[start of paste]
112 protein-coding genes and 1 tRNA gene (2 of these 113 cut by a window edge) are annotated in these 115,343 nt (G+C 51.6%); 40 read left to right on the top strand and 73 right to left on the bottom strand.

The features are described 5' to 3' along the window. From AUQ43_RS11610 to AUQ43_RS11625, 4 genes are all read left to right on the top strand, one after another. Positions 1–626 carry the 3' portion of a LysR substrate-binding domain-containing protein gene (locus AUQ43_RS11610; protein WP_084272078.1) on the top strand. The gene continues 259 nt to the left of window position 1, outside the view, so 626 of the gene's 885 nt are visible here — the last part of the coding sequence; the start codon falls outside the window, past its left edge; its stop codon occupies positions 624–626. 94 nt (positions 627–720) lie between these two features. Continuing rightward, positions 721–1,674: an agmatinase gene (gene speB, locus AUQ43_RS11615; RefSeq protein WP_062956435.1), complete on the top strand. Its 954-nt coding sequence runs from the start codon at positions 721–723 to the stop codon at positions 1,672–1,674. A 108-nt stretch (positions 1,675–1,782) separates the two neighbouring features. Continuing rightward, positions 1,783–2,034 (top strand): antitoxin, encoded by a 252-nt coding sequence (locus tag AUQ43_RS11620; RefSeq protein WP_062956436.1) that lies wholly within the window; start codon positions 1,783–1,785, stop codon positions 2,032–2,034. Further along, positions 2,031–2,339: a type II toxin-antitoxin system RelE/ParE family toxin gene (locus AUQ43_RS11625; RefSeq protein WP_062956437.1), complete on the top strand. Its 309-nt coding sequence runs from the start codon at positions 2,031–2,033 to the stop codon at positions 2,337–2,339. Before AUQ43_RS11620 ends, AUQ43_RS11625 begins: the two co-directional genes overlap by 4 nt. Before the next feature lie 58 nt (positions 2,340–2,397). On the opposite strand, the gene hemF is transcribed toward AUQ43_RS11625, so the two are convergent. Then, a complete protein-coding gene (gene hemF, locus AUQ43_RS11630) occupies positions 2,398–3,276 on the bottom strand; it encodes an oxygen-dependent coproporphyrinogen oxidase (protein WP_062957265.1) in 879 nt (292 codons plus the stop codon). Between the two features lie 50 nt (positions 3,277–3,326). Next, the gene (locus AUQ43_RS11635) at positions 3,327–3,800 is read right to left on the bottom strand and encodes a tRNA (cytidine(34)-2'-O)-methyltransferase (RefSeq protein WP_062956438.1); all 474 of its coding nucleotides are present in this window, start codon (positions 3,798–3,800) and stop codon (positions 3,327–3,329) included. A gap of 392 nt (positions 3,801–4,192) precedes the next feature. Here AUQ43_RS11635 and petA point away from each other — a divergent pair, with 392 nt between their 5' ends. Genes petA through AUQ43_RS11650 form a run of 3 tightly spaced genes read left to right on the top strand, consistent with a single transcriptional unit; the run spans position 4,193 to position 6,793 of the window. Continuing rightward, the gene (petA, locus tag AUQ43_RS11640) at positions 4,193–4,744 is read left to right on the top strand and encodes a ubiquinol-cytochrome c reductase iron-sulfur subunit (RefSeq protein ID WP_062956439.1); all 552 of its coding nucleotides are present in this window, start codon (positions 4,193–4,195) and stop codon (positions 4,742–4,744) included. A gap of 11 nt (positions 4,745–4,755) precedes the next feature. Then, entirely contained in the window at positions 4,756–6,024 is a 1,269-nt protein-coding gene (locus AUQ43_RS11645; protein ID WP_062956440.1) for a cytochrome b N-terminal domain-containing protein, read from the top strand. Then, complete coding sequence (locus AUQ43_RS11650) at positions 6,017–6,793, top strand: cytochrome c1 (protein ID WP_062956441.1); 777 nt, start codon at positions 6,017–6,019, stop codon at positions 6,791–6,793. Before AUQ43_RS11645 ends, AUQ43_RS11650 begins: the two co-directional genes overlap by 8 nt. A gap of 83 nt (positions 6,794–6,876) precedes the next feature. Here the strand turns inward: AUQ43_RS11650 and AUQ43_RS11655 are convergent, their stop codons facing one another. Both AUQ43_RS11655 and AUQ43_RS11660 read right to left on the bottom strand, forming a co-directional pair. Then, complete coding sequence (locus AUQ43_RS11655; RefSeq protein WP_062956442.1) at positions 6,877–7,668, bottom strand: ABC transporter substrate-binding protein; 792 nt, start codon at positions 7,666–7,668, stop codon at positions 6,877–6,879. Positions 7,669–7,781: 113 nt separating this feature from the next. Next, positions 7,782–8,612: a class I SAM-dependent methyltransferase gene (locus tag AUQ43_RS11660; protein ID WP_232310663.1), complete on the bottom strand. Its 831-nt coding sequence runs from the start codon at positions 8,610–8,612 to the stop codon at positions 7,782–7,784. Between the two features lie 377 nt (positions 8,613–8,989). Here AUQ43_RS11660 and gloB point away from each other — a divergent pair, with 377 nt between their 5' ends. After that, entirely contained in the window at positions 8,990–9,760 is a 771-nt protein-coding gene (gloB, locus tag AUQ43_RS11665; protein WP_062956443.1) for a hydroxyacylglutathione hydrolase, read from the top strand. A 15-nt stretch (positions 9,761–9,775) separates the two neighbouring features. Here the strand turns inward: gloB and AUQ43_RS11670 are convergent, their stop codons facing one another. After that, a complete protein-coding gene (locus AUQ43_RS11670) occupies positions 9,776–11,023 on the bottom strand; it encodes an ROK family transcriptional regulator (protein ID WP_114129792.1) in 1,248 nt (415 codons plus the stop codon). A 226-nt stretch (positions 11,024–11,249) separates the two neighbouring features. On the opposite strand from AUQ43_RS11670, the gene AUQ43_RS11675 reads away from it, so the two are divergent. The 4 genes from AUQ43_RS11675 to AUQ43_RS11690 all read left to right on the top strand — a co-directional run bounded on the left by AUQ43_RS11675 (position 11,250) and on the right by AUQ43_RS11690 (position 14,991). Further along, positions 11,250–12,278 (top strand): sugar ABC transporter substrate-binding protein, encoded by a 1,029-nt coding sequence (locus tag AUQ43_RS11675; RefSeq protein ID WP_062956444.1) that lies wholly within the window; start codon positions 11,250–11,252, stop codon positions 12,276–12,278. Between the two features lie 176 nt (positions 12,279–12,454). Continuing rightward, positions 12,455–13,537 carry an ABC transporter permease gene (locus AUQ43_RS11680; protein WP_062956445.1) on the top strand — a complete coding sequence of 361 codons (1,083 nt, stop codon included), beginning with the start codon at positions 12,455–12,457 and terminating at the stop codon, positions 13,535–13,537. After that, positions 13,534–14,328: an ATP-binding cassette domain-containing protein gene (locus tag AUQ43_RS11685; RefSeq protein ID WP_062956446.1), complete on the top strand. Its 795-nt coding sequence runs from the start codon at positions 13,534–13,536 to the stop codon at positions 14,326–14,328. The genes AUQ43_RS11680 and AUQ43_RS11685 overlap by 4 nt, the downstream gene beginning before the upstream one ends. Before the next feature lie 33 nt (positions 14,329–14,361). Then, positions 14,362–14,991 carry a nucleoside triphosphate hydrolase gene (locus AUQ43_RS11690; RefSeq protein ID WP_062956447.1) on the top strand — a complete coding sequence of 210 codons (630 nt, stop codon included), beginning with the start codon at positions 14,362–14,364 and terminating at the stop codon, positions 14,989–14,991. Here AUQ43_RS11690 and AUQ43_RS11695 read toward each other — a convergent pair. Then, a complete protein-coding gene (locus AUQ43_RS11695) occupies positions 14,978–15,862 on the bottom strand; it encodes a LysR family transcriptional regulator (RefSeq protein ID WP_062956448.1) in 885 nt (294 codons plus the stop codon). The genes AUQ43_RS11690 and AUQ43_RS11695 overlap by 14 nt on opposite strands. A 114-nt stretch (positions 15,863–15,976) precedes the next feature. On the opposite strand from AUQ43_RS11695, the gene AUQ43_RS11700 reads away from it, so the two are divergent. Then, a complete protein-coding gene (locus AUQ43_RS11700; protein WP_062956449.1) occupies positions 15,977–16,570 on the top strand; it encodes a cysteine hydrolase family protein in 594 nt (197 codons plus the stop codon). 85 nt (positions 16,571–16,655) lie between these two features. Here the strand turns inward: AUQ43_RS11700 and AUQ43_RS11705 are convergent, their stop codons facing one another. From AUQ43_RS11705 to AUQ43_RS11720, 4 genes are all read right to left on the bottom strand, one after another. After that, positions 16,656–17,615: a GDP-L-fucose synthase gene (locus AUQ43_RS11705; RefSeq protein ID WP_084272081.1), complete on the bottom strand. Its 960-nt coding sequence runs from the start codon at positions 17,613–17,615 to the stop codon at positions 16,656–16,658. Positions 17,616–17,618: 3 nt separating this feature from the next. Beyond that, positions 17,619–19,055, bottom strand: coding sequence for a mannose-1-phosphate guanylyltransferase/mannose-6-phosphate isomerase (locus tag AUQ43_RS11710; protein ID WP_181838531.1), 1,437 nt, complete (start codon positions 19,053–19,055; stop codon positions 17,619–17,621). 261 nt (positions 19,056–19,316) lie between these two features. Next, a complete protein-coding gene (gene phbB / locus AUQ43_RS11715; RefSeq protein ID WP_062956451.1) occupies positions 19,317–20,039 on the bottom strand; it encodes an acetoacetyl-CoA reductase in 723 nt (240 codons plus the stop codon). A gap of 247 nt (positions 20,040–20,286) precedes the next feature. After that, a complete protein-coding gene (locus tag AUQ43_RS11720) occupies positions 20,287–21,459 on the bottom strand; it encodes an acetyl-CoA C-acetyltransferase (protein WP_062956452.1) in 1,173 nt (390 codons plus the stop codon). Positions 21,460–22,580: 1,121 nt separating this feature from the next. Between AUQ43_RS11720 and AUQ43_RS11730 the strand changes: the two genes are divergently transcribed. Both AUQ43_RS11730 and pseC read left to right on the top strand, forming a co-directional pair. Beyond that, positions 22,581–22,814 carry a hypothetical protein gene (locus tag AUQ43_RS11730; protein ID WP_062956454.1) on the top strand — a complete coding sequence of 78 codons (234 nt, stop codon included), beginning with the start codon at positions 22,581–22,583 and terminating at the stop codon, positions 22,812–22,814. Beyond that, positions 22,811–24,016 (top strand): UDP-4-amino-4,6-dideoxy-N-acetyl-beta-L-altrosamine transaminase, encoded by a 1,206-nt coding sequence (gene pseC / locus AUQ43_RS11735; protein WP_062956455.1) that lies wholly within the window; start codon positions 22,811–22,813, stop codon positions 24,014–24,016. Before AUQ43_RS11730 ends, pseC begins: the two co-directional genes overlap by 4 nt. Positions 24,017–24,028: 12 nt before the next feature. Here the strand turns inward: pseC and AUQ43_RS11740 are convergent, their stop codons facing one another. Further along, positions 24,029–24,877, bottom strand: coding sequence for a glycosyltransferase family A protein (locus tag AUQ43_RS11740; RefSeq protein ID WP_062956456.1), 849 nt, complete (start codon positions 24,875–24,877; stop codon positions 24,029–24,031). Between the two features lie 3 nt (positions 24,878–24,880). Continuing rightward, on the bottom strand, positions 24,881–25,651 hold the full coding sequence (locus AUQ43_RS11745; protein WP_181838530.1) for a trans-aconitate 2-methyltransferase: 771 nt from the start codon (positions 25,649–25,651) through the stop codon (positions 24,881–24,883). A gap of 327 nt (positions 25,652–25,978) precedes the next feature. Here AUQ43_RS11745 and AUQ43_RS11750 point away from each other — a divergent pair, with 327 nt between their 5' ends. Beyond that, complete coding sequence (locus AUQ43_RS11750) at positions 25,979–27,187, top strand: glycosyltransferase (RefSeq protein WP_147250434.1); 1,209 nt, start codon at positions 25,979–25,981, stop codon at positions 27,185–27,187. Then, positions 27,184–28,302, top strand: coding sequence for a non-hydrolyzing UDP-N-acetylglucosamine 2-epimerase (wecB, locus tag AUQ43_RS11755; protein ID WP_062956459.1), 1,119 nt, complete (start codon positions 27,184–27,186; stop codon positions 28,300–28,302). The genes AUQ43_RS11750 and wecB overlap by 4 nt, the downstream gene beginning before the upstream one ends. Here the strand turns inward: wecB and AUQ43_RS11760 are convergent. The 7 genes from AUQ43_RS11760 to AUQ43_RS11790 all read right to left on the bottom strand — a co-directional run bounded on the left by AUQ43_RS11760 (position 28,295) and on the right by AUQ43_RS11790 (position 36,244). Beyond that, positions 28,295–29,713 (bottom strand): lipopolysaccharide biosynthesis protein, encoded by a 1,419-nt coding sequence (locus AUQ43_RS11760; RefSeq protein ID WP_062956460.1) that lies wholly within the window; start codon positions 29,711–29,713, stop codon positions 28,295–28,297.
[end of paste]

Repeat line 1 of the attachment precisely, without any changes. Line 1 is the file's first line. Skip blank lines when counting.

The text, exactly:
112 protein-coding genes and 1 tRNA gene (2 of these 113 cut by a window edge) are annotated in these 115,343 nt (G+C 51.6%); 40 read left to right on the top strand and 73 right to left on the bottom strand.